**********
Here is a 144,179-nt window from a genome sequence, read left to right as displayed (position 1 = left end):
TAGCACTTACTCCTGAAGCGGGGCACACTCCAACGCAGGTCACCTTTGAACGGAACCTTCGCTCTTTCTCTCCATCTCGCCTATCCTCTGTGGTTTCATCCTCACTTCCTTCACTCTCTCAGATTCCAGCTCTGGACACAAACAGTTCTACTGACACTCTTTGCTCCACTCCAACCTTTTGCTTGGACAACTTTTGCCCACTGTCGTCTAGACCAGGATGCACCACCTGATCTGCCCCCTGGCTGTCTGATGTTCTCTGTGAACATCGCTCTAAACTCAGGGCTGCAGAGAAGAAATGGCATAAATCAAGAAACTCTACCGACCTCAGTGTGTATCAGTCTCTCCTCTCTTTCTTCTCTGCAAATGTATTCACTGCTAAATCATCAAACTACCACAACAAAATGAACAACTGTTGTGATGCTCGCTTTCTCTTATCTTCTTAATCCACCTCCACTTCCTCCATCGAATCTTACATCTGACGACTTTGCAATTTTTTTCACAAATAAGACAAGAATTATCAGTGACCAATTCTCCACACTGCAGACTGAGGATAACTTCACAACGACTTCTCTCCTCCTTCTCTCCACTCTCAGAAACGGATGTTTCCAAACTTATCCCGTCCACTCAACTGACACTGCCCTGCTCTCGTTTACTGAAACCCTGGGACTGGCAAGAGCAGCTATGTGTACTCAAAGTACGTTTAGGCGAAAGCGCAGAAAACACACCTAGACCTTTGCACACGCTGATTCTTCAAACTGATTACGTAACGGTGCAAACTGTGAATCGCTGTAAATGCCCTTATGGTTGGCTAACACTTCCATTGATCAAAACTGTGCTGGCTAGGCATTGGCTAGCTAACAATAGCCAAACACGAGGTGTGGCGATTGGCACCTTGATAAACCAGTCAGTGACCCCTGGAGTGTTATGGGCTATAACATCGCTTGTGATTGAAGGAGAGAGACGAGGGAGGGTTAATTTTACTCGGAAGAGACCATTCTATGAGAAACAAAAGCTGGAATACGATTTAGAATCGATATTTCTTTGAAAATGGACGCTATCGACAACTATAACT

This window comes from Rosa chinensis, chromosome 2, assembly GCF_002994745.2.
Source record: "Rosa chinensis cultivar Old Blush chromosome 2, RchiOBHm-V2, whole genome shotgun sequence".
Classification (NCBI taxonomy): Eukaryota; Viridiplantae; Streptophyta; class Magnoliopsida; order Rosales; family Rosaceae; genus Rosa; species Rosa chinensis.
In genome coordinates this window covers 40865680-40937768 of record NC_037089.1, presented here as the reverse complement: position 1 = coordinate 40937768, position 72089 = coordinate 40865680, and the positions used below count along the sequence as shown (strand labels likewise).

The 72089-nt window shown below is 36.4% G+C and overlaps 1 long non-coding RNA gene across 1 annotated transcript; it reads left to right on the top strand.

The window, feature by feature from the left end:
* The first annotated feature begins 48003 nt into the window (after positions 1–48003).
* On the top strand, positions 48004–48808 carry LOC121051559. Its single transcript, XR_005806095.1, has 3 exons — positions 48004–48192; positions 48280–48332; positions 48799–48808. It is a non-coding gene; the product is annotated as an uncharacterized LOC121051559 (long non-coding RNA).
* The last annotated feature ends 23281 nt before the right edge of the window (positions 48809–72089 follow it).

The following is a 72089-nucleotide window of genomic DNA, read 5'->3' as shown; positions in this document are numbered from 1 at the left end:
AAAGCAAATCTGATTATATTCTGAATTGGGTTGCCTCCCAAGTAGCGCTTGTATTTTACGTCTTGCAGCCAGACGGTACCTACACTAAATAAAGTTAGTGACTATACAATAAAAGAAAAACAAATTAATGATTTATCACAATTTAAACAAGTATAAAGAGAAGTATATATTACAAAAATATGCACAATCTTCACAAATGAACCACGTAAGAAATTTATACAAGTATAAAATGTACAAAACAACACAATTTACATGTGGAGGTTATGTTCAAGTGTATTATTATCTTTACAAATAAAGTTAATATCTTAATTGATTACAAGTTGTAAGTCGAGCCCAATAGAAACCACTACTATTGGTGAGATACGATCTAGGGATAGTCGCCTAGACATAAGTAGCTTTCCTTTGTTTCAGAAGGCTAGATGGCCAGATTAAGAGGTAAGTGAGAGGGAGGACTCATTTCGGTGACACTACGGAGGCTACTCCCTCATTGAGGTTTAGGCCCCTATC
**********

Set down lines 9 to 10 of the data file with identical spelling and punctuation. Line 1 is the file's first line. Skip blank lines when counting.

* The first annotated feature begins 48003 nt into the window (after positions 1–48003).
* On the top strand, positions 48004–48808 carry LOC121051559. Its single transcript, XR_005806095.1, has 3 exons — positions 48004–48192; positions 48280–48332; positions 48799–48808. It is a non-coding gene; the product is annotated as an uncharacterized LOC121051559 (long non-coding RNA).